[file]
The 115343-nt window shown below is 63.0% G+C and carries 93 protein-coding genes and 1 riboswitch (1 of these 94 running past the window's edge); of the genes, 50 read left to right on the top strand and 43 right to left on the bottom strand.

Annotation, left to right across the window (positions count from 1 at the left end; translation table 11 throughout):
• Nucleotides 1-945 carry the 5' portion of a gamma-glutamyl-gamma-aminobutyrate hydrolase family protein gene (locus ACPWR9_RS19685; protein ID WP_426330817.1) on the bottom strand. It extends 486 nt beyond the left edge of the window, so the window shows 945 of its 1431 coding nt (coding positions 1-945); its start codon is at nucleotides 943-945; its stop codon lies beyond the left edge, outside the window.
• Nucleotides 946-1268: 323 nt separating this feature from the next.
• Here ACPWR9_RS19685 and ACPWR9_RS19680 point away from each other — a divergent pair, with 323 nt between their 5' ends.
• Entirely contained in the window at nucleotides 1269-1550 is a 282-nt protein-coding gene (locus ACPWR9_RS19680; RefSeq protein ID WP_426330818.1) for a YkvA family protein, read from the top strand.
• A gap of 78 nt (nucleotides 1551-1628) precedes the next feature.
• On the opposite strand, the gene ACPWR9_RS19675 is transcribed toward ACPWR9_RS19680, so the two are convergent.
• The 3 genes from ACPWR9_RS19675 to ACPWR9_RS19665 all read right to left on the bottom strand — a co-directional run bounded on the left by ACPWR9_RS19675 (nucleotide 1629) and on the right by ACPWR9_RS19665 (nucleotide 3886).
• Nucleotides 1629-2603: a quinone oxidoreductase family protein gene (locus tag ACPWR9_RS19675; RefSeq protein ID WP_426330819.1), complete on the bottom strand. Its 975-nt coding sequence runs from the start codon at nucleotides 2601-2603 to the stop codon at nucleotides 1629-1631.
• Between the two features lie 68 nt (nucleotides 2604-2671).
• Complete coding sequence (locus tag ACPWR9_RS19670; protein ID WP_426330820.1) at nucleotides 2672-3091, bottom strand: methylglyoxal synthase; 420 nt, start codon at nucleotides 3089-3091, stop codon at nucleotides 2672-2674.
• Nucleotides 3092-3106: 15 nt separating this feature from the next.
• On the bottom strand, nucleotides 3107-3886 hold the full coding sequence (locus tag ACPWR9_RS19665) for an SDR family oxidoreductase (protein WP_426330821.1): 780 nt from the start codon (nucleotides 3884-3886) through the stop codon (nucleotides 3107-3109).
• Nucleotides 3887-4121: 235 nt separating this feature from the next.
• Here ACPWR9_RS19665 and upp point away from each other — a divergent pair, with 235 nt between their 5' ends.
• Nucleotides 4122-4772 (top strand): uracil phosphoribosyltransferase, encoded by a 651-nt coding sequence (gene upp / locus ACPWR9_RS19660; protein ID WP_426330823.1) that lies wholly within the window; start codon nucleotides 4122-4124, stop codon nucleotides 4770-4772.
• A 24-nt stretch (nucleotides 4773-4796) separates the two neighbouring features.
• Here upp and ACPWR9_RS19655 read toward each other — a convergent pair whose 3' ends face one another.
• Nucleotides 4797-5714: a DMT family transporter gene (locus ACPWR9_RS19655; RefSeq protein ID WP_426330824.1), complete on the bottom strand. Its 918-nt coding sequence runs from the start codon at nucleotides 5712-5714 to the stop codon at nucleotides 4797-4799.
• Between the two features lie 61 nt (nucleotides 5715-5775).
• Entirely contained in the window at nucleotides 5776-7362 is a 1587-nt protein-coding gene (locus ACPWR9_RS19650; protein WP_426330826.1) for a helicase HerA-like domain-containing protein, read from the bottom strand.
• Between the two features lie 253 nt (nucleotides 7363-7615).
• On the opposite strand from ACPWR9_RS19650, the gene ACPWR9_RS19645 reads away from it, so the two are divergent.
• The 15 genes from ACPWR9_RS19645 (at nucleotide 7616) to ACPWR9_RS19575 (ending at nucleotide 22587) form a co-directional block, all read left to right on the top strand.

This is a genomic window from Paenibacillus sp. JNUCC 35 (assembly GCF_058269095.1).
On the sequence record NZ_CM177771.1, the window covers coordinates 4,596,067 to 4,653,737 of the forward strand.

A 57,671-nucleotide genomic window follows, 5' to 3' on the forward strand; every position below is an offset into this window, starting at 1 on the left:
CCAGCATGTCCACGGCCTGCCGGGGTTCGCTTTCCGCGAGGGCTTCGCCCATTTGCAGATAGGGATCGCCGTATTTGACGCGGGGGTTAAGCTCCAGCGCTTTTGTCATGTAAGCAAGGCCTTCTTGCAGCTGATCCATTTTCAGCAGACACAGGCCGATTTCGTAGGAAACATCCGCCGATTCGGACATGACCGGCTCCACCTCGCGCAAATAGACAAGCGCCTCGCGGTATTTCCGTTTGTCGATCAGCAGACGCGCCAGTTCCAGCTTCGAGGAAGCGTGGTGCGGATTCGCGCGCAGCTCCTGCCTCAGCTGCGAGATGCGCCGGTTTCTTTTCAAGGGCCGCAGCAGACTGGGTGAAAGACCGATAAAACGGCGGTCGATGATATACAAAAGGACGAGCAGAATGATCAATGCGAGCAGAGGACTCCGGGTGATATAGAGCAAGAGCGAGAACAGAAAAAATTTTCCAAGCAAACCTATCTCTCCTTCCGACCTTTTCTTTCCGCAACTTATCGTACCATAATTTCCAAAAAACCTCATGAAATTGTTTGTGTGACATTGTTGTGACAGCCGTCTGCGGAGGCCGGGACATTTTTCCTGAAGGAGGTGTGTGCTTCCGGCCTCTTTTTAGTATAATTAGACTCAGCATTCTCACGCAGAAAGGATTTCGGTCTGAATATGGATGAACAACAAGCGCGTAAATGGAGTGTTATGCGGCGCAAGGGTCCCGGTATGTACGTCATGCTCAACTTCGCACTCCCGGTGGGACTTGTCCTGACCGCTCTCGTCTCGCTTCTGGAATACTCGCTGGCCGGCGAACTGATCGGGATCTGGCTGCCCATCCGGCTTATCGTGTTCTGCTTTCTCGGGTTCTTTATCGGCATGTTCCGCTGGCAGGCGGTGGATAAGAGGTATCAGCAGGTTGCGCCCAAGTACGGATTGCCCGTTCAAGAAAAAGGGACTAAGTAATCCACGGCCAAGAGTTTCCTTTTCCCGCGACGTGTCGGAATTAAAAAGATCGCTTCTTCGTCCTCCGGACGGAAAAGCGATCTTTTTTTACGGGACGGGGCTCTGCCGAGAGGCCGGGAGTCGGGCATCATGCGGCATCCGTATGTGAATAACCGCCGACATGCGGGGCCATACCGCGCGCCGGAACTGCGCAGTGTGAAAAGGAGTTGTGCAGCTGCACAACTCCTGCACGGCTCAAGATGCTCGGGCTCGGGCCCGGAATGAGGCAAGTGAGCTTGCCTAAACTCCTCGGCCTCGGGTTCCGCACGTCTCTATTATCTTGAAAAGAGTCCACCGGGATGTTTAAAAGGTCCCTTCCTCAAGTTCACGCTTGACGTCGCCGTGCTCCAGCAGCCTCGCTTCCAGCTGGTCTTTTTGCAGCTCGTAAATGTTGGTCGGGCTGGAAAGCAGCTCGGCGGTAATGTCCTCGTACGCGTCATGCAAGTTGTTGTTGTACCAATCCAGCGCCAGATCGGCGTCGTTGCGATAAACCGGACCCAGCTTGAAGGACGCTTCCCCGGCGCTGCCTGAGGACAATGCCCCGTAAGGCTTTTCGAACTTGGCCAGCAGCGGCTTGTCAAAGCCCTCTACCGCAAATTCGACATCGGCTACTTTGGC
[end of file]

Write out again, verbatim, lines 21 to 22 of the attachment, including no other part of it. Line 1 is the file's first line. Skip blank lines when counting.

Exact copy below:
• Between the two features lie 61 nt (nucleotides 5715-5775).
• Entirely contained in the window at nucleotides 5776-7362 is a 1587-nt protein-coding gene (locus ACPWR9_RS19650; protein WP_426330826.1) for a helicase HerA-like domain-containing protein, read from the bottom strand.